[4] In its memorandum decision and order denying the Rosenbergs' motion for summary judgment, the trial court concluded that: "Since novation, guarant[y] and surety obligations all involve questions of fact which cannot be resolved by summary judgment motion," granting the motion would be inappropriate. In the same memorandum decision and order, the trial court also denied Pratt's motion for indemnification from Son, Inc., based on a motion for summary judgment.

[5] This principle is codified in Section 22-01-15, N.D.C.C., which says:

"When guarantor exonerated. A guarantor is exonerated, except insofar as he may be indemnified by the principal, if, by any act of the creditor without the consent of the guarantor:

1. The original obligation of the principal is altered in any respect; or

2. The remedies or rights of the creditor against the principal in respect thereto are impaired or suspended in any manner."

[6] The trial court granted Son, Inc.'s motion for summary judgment because the Rosenbergs' claim against Son, Inc., was based on "the theory of indemnity alone and that there is no independent claim against Son, Inc. Since the claim against Pratt has been dismissed, there would be no indemnity claim against Son, Inc."

[7] There are three statutes applicable to novation in the present case. The first statute defines the concept of novation.

"Novation defined. Novation is the substitution of a new obligation for an existing one."

Section 9-13-08, N.D.C.C. The second statute explains how a novation is created.

"NovationCreated by contract. Novation is made by contract and is subject to all the rules concerning contracts in general."

Section 9-13-09, N.D.C.C. The third and final statute points out the various methods for making a novation.

"How novation made. Novation is made by the substitution of:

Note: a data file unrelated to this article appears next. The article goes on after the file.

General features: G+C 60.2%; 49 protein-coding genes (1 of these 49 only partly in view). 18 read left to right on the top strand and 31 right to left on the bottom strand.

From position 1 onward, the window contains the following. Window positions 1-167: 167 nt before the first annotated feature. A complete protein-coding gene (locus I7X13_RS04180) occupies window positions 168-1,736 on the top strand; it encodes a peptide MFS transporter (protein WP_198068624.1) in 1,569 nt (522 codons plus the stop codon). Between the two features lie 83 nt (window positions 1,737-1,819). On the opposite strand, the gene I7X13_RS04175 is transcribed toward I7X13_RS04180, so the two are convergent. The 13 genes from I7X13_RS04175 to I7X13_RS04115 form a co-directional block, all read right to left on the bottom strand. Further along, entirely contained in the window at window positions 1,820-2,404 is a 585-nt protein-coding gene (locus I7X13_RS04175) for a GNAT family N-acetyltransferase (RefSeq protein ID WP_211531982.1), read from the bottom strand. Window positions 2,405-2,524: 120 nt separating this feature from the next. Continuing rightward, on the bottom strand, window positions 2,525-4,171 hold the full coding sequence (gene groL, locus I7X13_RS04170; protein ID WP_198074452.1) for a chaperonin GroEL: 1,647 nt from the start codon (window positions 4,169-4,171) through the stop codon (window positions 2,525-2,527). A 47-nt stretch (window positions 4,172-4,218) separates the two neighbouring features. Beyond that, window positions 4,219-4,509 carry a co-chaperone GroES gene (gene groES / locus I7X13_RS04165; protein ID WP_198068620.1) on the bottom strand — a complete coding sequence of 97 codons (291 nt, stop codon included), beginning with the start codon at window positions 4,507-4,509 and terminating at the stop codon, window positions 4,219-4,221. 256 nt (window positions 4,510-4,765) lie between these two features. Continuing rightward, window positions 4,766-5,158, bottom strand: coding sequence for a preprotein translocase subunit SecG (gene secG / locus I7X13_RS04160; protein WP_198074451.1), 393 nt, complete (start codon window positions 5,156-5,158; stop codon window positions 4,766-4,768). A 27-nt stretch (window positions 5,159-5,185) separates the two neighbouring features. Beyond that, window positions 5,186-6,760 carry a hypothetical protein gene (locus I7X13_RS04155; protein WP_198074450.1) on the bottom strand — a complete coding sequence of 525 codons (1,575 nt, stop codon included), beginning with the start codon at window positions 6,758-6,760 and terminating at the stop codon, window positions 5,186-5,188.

1. A new obligation between the same parties with intent to extinguish the old obligation;

2. A new debtor in the place of the old one with intent to release the latter; or

3. A new creditor in place of the old one with intent to transfer the rights of the latter to the former."

Section 9-13-10, N.D.C.C.

[8] The agreement itself was titled "ASSIGNMENT OF CONTRACT FOR SALE." Following the standard introduction of the parties involved (Pratt and Son, Inc.), it read:

"That the said party of the first part [Pratt], in consideration of the sum of One Dollar ($1.00) and other valuable consideration to her paid by the said party of the second part [Son, Inc.], the receipt whereof is hereby acknowledged, does hereby assign, transfer and set over unto the said party of the second part the above recited agreement or Contract of Sale and all the right, title and interest of the said party of the first part to the business above described, to have and to hold the same unto the said party of the second part, its successors and assigns, forever, subject, nevertheless, to the terms, conditions and stipulations in the said agreement contained. [Indemnification clause set forth in footnote 3.]"

[9] At oral argument, Pratt's counsel tried to convince this Court that the "principal" in the above quote was the Rosenbergs and that the "surety" was Pratt. We agree with counsel that Pratt is the surety, but we do not agree that by assigning the contract and nothing more, Pratt became a surety in the relationship between the Rosenbergs and Pratt.